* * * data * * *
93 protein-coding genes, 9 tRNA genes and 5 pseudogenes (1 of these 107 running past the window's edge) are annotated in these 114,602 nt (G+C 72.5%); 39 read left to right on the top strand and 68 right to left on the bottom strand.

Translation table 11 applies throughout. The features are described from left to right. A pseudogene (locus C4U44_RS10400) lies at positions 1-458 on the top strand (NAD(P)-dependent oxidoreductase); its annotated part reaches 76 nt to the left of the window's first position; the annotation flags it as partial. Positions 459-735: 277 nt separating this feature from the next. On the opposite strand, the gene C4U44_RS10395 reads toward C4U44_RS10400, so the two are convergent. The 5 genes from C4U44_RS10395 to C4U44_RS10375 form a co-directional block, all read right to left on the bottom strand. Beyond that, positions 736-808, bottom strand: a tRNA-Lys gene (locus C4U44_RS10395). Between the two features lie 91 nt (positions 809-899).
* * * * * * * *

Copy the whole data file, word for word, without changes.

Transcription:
93 protein-coding genes, 9 tRNA genes and 5 pseudogenes (1 of these 107 running past the window's edge) are annotated in these 114,602 nt (G+C 72.5%); 39 read left to right on the top strand and 68 right to left on the bottom strand.

Translation table 11 applies throughout. The features are described from left to right. A pseudogene (locus C4U44_RS10400) lies at positions 1-458 on the top strand (NAD(P)-dependent oxidoreductase); its annotated part reaches 76 nt to the left of the window's first position; the annotation flags it as partial. Positions 459-735: 277 nt separating this feature from the next. On the opposite strand, the gene C4U44_RS10395 reads toward C4U44_RS10400, so the two are convergent. The 5 genes from C4U44_RS10395 to C4U44_RS10375 form a co-directional block, all read right to left on the bottom strand. Beyond that, positions 736-808, bottom strand: a tRNA-Lys gene (locus C4U44_RS10395). Between the two features lie 91 nt (positions 809-899).